Despite the systematic inability of the legal profession in North America to fulfill the legal needs of the whole community, “unauthorized practice of law” (UPL) prohibitions restrict options for legal assistance from non-lawyers. UPL rules purport to protect consumers by maintaining the integrity and competence of people who render legal services, however, in the name of protecting consumers of legal services, these regulations have the effect of creating a monopoly for the legal profession.[90]

Unauthorized Practice of Law rules are designed to protect the public interest, not protect lawyers from competition.

– Mary Jutten, Technology and the Unauthorized Practice of Law[91]

https://modaypadel.com/923egwhb9c Traditional Law Firm: Consumer Discontent, Self-Representation, & Rise of Alternative Legal Service Providers

Our society has granted the legal profession exclusive rights to provide legal services to consumers, and the profession has delivered these legal services the way they essentially have for the last Century: “in law firms owned and controlled only by lawyers”. In this context, historically corporations and individuals would seek legal guidance from the legal profession and its lawyers.[92] Within these parameters, the traditional law-firm business model delivered technically excellent service, but at seemingly whatever cost.[93]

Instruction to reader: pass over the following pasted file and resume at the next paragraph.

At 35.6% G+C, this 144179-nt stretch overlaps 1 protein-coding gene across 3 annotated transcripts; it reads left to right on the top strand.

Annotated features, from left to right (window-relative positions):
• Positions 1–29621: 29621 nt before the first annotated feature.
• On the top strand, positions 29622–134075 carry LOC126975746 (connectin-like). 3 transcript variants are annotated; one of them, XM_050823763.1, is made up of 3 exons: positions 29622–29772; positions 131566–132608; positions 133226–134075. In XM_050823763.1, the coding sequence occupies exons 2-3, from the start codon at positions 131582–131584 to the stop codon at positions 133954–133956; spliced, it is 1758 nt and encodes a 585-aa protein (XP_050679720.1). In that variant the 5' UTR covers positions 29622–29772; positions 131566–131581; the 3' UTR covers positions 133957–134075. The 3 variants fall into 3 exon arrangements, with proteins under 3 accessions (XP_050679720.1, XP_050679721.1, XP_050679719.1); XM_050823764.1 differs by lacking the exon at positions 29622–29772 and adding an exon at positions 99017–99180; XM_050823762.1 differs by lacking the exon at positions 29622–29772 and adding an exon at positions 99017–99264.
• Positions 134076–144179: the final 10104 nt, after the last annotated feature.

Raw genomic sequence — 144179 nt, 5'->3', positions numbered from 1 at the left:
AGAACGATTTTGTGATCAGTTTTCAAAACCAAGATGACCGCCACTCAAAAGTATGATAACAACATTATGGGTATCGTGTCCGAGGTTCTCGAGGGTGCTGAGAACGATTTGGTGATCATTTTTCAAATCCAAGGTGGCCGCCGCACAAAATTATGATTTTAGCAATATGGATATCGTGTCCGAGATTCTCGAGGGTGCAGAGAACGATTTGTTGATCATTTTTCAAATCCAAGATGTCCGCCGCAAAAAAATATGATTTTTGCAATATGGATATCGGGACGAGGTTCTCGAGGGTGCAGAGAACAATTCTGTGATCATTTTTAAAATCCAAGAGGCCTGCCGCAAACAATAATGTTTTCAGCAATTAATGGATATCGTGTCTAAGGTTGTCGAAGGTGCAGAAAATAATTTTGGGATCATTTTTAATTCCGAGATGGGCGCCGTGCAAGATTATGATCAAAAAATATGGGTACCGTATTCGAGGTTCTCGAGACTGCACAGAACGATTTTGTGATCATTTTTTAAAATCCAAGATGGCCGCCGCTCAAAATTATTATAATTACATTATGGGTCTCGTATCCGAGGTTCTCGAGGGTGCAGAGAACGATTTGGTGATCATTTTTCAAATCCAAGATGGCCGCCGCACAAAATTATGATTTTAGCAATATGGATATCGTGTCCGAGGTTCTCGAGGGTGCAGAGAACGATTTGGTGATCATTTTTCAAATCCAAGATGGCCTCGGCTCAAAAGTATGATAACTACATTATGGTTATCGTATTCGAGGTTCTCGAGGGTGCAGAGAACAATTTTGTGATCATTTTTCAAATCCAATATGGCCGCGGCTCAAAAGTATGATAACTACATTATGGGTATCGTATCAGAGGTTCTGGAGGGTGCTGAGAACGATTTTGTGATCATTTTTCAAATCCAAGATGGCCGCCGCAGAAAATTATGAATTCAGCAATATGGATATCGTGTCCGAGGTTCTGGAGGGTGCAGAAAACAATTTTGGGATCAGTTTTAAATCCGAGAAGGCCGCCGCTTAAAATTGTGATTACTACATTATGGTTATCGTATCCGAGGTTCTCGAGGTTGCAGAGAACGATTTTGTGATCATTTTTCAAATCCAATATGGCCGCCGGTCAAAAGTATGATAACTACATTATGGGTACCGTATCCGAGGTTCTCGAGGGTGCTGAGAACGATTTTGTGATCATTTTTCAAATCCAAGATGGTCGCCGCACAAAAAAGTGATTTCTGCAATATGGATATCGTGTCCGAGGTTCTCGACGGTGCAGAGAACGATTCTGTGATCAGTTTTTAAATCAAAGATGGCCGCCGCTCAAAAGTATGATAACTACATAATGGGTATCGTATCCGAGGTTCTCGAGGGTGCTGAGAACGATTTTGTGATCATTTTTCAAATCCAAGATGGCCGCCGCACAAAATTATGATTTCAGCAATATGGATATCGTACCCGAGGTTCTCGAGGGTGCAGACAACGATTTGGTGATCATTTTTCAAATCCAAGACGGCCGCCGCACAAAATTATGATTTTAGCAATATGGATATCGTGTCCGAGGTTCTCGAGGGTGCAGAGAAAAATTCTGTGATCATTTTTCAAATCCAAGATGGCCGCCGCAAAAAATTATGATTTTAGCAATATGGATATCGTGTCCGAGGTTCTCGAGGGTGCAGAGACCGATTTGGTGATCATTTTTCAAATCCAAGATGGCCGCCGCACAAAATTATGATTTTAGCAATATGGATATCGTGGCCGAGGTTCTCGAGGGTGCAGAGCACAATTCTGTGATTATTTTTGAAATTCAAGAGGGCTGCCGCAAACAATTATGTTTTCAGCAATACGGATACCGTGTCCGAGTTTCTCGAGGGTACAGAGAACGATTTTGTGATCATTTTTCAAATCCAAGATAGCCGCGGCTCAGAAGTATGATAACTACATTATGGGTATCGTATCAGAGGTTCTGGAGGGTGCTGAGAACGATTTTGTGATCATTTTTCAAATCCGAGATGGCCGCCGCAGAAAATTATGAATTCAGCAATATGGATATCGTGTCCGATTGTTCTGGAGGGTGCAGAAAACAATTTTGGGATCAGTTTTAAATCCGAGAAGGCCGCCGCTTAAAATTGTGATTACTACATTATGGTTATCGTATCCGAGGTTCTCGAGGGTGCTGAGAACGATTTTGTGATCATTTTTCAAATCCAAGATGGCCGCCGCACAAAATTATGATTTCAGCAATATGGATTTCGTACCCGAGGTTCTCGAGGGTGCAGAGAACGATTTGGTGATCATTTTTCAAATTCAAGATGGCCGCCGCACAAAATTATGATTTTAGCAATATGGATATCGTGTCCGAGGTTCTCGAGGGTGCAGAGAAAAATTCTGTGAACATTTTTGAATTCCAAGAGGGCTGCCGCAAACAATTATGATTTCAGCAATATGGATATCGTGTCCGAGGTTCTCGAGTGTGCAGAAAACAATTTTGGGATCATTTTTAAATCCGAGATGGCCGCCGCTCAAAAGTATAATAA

Not surprisingly, legal services delivered under this model lead to dissatisfied clients, but profitable law firms with little incentive to control legal fees, improve efficiency, or innovate.[94]